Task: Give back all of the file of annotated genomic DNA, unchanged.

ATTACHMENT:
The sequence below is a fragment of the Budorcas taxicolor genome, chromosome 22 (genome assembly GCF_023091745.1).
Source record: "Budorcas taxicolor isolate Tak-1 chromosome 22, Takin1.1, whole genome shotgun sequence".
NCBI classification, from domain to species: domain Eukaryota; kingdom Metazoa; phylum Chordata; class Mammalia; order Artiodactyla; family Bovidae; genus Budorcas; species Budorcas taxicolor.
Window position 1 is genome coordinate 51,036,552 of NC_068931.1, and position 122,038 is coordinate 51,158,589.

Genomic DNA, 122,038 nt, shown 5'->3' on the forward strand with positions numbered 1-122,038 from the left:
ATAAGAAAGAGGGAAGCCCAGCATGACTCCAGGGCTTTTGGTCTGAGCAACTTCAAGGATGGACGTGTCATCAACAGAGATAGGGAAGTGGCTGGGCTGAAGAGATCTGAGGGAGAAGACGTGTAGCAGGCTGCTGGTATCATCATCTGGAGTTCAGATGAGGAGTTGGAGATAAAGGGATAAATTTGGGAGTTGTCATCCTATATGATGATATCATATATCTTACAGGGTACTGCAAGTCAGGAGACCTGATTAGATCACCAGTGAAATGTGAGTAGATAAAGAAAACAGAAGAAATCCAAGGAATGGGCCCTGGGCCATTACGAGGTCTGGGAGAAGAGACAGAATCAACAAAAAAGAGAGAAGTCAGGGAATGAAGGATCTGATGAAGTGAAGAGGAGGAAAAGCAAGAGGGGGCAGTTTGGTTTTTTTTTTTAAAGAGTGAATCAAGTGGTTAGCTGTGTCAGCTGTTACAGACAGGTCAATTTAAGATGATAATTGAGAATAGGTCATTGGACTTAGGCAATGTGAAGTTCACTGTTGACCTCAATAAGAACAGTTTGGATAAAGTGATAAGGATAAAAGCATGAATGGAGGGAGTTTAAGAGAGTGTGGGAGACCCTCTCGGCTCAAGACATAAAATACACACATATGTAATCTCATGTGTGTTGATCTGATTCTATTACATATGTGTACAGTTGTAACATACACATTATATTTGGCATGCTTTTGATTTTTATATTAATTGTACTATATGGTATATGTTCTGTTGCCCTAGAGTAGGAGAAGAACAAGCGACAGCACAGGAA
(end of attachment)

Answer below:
The sequence below is a fragment of the Budorcas taxicolor genome, chromosome 22 (genome assembly GCF_023091745.1).
Source record: "Budorcas taxicolor isolate Tak-1 chromosome 22, Takin1.1, whole genome shotgun sequence".
NCBI classification, from domain to species: domain Eukaryota; kingdom Metazoa; phylum Chordata; class Mammalia; order Artiodactyla; family Bovidae; genus Budorcas; species Budorcas taxicolor.
Window position 1 is genome coordinate 51,036,552 of NC_068931.1, and position 122,038 is coordinate 51,158,589.

Genomic DNA, 122,038 nt, shown 5'->3' on the forward strand with positions numbered 1-122,038 from the left:
ATAAGAAAGAGGGAAGCCCAGCATGACTCCAGGGCTTTTGGTCTGAGCAACTTCAAGGATGGACGTGTCATCAACAGAGATAGGGAAGTGGCTGGGCTGAAGAGATCTGAGGGAGAAGACGTGTAGCAGGCTGCTGGTATCATCATCTGGAGTTCAGATGAGGAGTTGGAGATAAAGGGATAAATTTGGGAGTTGTCATCCTATATGATGATATCATATATCTTACAGGGTACTGCAAGTCAGGAGACCTGATTAGATCACCAGTGAAATGTGAGTAGATAAAGAAAACAGAAGAAATCCAAGGAATGGGCCCTGGGCCATTACGAGGTCTGGGAGAAGAGACAGAATCAACAAAAAAGAGAGAAGTCAGGGAATGAAGGATCTGATGAAGTGAAGAGGAGGAAAAGCAAGAGGGGGCAGTTTGGTTTTTTTTTTTAAAGAGTGAATCAAGTGGTTAGCTGTGTCAGCTGTTACAGACAGGTCAATTTAAGATGATAATTGAGAATAGGTCATTGGACTTAGGCAATGTGAAGTTCACTGTTGACCTCAATAAGAACAGTTTGGATAAAGTGATAAGGATAAAAGCATGAATGGAGGGAGTTTAAGAGAGTGTGGGAGACCCTCTCGGCTCAAGACATAAAATACACACATATGTAATCTCATGTGTGTTGATCTGATTCTATTACATATGTGTACAGTTGTAACATACACATTATATTTGGCATGCTTTTGATTTTTATATTAATTGTACTATATGGTATATGTTCTGTTGCCCTAGAGTAGGAGAAGAACAAGCGACAGCACAGGAA